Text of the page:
The President's first meal as Commander in Chief is a big deal. Today's Times tells us what he ate — and will continue to eat, if some people have their way.
We can't imagine the newly-minted President had a tremendous appetite at the traditional Capital Hill luncheon, served post-inauguration — and we're not even talking about the fact that several senators tragically collapsed mid-meal; the man's got to have been exhausted, and running on adrenaline. But tradition must be honored, even if it's an enormous stress for everyone involved. First of all, putting said luncheon together sounds like a major hassle: beyond the evident stresses of serving a multi-course meal to some of the most powerful people in the country, caterers and servers had to contend with multiple security checkpoints, a makeshift temporary kitchen, and such a congested city that several of the caterers opted to camp out in the capital building so as to be on hand early enough to supervise.
were covered with blue damask cloths, the chairs covered with matching blue velvet pillows. On each table were centerpieces of white and lavender hydrangeas and two kinds of red roses, a larger display at the head table. The place plates are copies of the Lincoln china, with the purple border that looked red at the lunch; the silver was gold-plated. Four glasses stood at each plate – two wine, a water glass and a champagne flute.
The menu was also, allegedly, Lincoln-inflected: seafood stew with puff pastry to take off the chill; "platters of perfectly cooked duck and pheasant served on a beautiful bed of carrots, asparagus, wax beans, beets and spinach," pureed sweet potatoes, and "miniature corn muffins, into which a small piece of corn husk had been baked" (and presumably removed by any guest who didn't feel like eating dry leaf.) The dessert was "a cinnamon apple cake with vanilla bean ice cream, sautéed apple cubes and sauce," served, oddly, with Korbel.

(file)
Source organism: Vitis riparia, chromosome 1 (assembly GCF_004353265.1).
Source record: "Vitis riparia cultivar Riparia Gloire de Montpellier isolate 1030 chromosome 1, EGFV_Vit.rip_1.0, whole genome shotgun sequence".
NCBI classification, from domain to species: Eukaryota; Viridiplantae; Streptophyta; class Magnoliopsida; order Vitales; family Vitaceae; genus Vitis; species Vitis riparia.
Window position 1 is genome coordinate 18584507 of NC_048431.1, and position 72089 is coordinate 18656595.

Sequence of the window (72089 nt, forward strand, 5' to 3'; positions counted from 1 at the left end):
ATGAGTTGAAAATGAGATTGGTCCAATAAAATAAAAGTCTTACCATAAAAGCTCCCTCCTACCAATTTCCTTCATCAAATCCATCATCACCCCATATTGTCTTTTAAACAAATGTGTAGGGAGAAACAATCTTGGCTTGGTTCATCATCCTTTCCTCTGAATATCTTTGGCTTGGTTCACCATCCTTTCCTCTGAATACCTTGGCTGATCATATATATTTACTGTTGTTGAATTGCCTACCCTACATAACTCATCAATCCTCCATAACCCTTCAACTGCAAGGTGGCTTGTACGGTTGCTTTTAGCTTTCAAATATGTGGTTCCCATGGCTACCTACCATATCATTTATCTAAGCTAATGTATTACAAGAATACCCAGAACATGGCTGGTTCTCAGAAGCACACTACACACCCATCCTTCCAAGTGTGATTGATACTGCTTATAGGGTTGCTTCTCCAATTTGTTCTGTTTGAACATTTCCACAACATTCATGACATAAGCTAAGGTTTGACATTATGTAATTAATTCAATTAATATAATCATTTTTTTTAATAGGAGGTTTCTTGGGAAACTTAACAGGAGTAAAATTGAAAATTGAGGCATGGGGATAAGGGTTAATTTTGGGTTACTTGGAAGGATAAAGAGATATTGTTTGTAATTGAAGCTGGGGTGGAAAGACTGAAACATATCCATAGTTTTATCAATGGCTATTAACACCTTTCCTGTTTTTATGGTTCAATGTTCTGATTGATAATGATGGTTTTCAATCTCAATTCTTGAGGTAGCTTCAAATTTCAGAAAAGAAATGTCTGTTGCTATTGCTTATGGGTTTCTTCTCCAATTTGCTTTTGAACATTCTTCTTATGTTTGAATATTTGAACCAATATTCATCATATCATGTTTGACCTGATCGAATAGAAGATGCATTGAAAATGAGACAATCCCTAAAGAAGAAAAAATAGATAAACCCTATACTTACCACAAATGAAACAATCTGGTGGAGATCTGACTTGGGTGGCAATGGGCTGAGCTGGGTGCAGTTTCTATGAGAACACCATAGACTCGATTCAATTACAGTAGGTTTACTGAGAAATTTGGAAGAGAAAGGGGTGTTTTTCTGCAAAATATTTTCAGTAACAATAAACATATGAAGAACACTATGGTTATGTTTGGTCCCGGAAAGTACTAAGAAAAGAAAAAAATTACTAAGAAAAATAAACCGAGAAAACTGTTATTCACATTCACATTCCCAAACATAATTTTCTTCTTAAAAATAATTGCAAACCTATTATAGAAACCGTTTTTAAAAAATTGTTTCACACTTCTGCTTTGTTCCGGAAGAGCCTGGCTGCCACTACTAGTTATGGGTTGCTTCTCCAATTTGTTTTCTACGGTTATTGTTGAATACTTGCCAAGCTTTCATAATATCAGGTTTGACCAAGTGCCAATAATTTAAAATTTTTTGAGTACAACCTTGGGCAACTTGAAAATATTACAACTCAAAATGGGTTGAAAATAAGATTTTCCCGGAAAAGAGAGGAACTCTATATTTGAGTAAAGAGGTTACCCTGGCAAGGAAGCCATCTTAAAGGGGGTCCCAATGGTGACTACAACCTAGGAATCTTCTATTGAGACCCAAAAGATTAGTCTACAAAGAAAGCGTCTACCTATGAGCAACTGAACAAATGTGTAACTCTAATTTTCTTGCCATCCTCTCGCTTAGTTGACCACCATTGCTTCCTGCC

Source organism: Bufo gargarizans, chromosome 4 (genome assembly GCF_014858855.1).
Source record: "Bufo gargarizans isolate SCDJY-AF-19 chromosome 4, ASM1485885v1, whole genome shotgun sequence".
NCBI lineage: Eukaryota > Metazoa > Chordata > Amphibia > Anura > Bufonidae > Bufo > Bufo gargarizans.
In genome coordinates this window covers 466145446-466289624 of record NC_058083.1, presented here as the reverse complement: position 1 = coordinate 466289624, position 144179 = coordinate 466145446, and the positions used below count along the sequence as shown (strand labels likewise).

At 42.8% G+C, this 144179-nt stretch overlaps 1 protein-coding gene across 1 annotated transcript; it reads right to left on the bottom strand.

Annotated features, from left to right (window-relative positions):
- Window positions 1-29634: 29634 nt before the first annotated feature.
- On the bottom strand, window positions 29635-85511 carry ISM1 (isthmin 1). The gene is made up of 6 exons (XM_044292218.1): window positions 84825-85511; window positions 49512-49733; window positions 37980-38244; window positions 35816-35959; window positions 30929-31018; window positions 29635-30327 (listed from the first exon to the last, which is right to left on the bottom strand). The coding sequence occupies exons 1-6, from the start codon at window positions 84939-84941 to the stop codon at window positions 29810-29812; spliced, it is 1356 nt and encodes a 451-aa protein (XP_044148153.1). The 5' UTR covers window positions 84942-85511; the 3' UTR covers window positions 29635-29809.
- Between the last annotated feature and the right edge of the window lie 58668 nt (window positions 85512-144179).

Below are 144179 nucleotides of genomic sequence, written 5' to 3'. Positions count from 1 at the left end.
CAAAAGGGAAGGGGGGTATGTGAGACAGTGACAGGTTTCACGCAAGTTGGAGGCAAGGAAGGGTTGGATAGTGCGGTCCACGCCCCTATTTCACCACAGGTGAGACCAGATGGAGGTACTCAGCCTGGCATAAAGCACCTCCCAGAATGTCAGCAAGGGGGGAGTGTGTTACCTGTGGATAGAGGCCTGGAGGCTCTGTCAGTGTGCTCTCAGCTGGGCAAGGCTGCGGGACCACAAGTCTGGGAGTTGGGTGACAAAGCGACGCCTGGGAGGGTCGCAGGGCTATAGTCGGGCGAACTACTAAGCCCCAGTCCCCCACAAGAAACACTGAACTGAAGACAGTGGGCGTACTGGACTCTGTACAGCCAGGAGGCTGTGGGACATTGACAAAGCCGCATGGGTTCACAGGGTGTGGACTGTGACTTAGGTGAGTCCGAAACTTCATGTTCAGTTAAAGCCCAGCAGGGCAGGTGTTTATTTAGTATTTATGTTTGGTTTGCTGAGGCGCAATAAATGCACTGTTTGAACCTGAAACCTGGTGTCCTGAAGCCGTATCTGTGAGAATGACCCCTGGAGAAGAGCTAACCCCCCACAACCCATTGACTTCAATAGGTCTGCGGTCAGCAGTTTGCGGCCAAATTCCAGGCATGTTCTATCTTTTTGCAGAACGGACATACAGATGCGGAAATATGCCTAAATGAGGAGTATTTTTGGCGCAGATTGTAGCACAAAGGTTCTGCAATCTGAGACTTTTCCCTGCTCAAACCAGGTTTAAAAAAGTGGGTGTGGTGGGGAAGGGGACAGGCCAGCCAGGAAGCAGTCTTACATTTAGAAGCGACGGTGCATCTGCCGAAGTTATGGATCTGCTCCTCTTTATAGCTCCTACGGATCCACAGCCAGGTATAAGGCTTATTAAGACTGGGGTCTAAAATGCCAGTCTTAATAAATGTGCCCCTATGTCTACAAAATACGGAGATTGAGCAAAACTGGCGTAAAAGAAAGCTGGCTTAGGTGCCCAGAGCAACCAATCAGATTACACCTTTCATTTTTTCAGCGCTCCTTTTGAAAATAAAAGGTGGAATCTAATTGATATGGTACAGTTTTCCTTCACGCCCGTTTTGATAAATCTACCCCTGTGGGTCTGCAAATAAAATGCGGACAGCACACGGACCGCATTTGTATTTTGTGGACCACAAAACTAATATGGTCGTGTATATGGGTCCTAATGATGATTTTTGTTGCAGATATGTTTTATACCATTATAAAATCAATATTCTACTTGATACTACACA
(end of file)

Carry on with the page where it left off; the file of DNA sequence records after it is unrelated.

As to the kids' menu, served to Malia, Sasha and the numerous grandkids Biden, it was straight-up greatest hits:
Macaroni and cheese
Grilled cheese sandwiches
Chocolate chip cookies
Apple and orange juices and soft drinks
Not bad! But what of the days to come? White House cookery is a hot button issue right now, as Berkeley slow-food doyenne Alice Waters presses for more emphasis on sustainable foods at 1600. In the process, she's been critical of White House chef Cristeta Comerford, which has angered some of Comerford's friends. While Waters is pushing for a new chef whose focus is sustainability, defenders say the White House is already pretty progressive in this regard: at Waters' urging, the Clinton White House installed a small organic roof garden and quietly began sourcing food from co-ops and local farmers. The trend continued under Bush 2: says one former chef, “To her credit, Mrs. Bush was adamant about organic foods...It goes counter to her perceived personality, but it was never important to her that the information be released.” We're sure the Obamas won't be resistant to anything that promotes healthy eating, especially given their power as role models. But one thing is for sure: If Waters has her way, the sort of kids' menus listed above will be a dim memory.
A Mission to Serve Lunch in the Capitol [NYT]
What’s Cooking at the White House? Who’s Asking? [NYT]